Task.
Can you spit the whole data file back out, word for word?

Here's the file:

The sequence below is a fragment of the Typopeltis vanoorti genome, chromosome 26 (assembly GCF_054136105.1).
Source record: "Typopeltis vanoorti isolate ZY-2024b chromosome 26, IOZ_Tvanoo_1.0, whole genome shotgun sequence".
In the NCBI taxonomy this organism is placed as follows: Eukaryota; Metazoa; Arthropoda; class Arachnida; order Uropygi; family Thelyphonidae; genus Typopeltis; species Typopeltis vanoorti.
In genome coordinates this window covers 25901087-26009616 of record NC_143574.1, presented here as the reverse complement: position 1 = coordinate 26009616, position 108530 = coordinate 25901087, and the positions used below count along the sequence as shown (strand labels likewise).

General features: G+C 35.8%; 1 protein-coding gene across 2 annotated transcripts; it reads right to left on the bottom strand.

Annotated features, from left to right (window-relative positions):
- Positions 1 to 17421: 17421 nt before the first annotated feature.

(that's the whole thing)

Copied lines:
The sequence below is a fragment of the Typopeltis vanoorti genome, chromosome 26 (assembly GCF_054136105.1).
Source record: "Typopeltis vanoorti isolate ZY-2024b chromosome 26, IOZ_Tvanoo_1.0, whole genome shotgun sequence".
In the NCBI taxonomy this organism is placed as follows: Eukaryota; Metazoa; Arthropoda; class Arachnida; order Uropygi; family Thelyphonidae; genus Typopeltis; species Typopeltis vanoorti.
In genome coordinates this window covers 25901087-26009616 of record NC_143574.1, presented here as the reverse complement: position 1 = coordinate 26009616, position 108530 = coordinate 25901087, and the positions used below count along the sequence as shown (strand labels likewise).

General features: G+C 35.8%; 1 protein-coding gene across 2 annotated transcripts; it reads right to left on the bottom strand.

Annotated features, from left to right (window-relative positions):
- Positions 1 to 17421: 17421 nt before the first annotated feature.